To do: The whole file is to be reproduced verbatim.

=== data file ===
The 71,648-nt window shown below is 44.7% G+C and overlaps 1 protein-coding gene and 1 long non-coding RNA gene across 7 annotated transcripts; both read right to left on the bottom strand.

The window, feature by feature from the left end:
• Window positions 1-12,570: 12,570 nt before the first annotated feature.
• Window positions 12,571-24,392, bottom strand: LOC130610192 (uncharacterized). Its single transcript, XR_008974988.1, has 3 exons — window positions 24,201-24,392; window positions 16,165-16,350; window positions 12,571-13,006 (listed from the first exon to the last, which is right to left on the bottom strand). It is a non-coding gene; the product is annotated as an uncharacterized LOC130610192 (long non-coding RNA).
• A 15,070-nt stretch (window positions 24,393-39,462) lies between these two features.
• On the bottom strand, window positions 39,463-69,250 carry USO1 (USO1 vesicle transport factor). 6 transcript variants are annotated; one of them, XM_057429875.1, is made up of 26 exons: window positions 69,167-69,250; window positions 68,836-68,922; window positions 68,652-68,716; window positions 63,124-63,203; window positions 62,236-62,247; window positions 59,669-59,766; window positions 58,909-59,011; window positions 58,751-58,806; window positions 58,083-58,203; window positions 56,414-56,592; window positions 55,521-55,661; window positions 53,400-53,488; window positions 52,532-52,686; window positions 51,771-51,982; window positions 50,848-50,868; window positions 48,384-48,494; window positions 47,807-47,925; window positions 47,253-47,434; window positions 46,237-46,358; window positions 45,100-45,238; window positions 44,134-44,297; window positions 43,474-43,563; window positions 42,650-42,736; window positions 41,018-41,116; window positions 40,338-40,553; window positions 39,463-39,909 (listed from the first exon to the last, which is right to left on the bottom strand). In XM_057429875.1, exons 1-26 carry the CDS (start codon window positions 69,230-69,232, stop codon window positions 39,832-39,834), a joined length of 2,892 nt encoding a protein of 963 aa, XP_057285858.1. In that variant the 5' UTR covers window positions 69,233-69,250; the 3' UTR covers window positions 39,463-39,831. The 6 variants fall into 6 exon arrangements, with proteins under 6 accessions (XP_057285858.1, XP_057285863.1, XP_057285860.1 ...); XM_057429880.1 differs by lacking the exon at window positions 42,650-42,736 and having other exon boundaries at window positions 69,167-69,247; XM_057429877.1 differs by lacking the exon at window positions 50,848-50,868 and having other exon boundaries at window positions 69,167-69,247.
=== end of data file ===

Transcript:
The 71,648-nt window shown below is 44.7% G+C and overlaps 1 protein-coding gene and 1 long non-coding RNA gene across 7 annotated transcripts; both read right to left on the bottom strand.

The window, feature by feature from the left end:
• Window positions 1-12,570: 12,570 nt before the first annotated feature.
• Window positions 12,571-24,392, bottom strand: LOC130610192 (uncharacterized). Its single transcript, XR_008974988.1, has 3 exons — window positions 24,201-24,392; window positions 16,165-16,350; window positions 12,571-13,006 (listed from the first exon to the last, which is right to left on the bottom strand). It is a non-coding gene; the product is annotated as an uncharacterized LOC130610192 (long non-coding RNA).
• A 15,070-nt stretch (window positions 24,393-39,462) lies between these two features.
• On the bottom strand, window positions 39,463-69,250 carry USO1 (USO1 vesicle transport factor). 6 transcript variants are annotated; one of them, XM_057429875.1, is made up of 26 exons: window positions 69,167-69,250; window positions 68,836-68,922; window positions 68,652-68,716; window positions 63,124-63,203; window positions 62,236-62,247; window positions 59,669-59,766; window positions 58,909-59,011; window positions 58,751-58,806; window positions 58,083-58,203; window positions 56,414-56,592; window positions 55,521-55,661; window positions 53,400-53,488; window positions 52,532-52,686; window positions 51,771-51,982; window positions 50,848-50,868; window positions 48,384-48,494; window positions 47,807-47,925; window positions 47,253-47,434; window positions 46,237-46,358; window positions 45,100-45,238; window positions 44,134-44,297; window positions 43,474-43,563; window positions 42,650-42,736; window positions 41,018-41,116; window positions 40,338-40,553; window positions 39,463-39,909 (listed from the first exon to the last, which is right to left on the bottom strand). In XM_057429875.1, exons 1-26 carry the CDS (start codon window positions 69,230-69,232, stop codon window positions 39,832-39,834), a joined length of 2,892 nt encoding a protein of 963 aa, XP_057285858.1. In that variant the 5' UTR covers window positions 69,233-69,250; the 3' UTR covers window positions 39,463-39,831. The 6 variants fall into 6 exon arrangements, with proteins under 6 accessions (XP_057285858.1, XP_057285863.1, XP_057285860.1 ...); XM_057429880.1 differs by lacking the exon at window positions 42,650-42,736 and having other exon boundaries at window positions 69,167-69,247; XM_057429877.1 differs by lacking the exon at window positions 50,848-50,868 and having other exon boundaries at window positions 69,167-69,247.